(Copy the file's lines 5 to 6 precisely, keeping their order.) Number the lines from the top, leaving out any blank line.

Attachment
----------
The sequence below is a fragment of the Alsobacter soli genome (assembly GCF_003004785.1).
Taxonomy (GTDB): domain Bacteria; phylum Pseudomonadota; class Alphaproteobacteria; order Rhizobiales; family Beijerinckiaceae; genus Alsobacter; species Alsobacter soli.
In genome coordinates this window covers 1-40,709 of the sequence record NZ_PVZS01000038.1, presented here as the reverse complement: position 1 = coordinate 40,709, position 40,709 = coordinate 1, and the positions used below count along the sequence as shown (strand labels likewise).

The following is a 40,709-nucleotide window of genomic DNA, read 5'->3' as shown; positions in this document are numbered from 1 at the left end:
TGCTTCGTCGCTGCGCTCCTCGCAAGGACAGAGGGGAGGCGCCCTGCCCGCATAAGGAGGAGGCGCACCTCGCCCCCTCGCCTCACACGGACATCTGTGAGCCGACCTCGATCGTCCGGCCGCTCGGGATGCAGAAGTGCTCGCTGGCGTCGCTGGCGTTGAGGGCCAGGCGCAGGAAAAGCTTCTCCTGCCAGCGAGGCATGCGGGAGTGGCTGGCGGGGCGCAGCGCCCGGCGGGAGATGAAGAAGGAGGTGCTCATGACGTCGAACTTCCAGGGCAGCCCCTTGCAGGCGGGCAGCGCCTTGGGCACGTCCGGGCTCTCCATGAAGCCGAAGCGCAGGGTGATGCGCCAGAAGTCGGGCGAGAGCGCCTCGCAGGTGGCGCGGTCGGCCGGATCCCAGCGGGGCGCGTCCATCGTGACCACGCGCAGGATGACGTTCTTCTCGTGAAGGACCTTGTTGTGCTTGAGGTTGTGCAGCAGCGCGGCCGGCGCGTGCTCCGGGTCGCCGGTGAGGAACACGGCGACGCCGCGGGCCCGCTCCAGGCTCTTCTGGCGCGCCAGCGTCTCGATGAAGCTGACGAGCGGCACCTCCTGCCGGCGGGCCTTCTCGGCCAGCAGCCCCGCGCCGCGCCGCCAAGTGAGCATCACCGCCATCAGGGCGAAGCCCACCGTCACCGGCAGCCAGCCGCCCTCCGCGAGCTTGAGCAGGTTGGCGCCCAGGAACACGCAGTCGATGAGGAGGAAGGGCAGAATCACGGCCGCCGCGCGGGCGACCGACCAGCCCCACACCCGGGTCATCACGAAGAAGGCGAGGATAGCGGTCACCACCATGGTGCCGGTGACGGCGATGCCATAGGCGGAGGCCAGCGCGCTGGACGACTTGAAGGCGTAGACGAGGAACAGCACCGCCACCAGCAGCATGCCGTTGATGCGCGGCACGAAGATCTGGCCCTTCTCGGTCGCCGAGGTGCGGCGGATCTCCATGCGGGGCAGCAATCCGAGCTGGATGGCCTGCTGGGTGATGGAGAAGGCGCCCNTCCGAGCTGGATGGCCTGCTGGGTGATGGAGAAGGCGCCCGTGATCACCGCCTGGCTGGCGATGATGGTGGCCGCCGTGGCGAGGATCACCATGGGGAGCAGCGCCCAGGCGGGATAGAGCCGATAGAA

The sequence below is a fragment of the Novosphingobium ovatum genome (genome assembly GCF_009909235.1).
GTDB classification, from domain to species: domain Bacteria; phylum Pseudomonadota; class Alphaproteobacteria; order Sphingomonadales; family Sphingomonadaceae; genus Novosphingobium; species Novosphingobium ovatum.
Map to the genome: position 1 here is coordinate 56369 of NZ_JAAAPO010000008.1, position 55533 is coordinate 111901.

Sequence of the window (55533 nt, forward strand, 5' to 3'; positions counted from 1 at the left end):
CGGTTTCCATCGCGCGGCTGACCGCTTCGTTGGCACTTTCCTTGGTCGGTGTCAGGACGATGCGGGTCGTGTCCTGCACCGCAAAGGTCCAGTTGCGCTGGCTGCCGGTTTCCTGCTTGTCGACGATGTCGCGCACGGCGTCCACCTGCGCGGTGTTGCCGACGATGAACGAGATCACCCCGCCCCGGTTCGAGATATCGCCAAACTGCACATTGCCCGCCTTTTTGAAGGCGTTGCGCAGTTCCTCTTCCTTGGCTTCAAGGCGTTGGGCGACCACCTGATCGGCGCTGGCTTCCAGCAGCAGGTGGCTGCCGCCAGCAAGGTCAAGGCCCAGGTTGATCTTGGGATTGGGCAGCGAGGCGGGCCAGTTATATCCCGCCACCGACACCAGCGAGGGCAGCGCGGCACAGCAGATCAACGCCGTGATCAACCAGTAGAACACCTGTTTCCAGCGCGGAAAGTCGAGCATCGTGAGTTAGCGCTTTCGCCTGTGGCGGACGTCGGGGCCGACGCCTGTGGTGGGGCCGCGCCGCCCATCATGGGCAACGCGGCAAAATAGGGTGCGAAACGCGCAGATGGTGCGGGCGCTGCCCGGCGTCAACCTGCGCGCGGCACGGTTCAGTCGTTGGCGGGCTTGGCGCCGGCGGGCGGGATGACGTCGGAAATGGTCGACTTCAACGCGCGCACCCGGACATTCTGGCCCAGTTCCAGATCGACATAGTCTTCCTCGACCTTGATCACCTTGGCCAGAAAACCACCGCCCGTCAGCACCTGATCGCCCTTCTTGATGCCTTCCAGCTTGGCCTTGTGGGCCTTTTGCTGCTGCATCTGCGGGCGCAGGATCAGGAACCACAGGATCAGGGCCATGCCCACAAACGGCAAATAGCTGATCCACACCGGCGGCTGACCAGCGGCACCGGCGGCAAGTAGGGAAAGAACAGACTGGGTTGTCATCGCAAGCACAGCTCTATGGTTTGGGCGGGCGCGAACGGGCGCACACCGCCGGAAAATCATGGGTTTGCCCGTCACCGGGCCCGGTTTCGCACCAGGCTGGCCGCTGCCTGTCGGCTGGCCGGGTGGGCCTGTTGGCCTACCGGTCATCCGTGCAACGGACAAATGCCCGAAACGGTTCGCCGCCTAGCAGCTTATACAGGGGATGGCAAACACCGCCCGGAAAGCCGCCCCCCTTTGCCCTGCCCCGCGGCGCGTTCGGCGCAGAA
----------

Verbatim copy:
TGCTTCGTCGCTGCGCTCCTCGCAAGGACAGAGGGGAGGCGCCCTGCCCGCATAAGGAGGAGGCGCACCTCGCCCCCTCGCCTCACACGGACATCTGTGAGCCGACCTCGATCGTCCGGCCGCTCGGGATGCAGAAGTGCTCGCTGGCGTCGCTGGCGTTGAGGGCCAGGCGCAGGAAAAGCTTCTCCTGCCAGCGAGGCATGCGGGAGTGGCTGGCGGGGCGCAGCGCCCGGCGGGAGATGAAGAAGGAGGTGCTCATGACGTCGAACTTCCAGGGCAGCCCCTTGCAGGCGGGCAGCGCCTTGGGCACGTCCGGGCTCTCCATGAAGCCGAAGCGCAGGGTGATGCGCCAGAAGTCGGGCGAGAGCGCCTCGCAGGTGGCGCGGTCGGCCGGATCCCAGCGGGGCGCGTCCATCGTGACCACGCGCAGGATGACGTTCTTCTCGTGAAGGACCTTGTTGTGCTTGAGGTTGTGCAGCAGCGCGGCCGGCGCGTGCTCCGGGTCGCCGGTGAGGAACACGGCGACGCCGCGGGCCCGCTCCAGGCTCTTCTGGCGCGCCAGCGTCTCGATGAAGCTGACGAGCGGCACCTCCTGCCGGCGGGCCTTCTCGGCCAGCAGCCCCGCGCCGCGCCGCCAAGTGAGCATCACCGCCATCAGGGCGAAGCCCACCGTCACCGGCAGCCAGCCGCCCTCCGCGAGCTTGAGCAGGTTGGCGCCCAGGAACACGCAGTCGATGAGGAGGAAGGGCAGAATCACGGCCGCCGCGCGGGCGACCGACCAGCCCCACACCCGGGTCATCACGAAGAAGGCGAGGATAGCGGTCACCACCATGGTGCCGGTGACGGCGATGCCATAGGCGGAGGCCAGCGCGCTGGACGACTTGAAGGCGTAGACGAGGAACAGCACCGCCACCAGCAGCATGCCGTTGATGCGCGGCACGAAGATCTGGCCCTTCTCGGTCGCCGAGGTGCGGCGGATCTCCATGCGGGGCAGCAATCCGAGCTGGATGGCCTGCTGGGTGATGGAGAAGGCGCCCNTCCGAGCTGGATGGCCTGCTGGGTGATGGAGAAGGCGCCCGTGATCACCGCCTGGCTGGCGATGATGGTGGCCGCCGTGGCGAGGATCACCATGGGGAGCAGCGCCCAGGCGGGATAGAGCCGATAGAA

The sequence below is a fragment of the Novosphingobium ovatum genome (genome assembly GCF_009909235.1).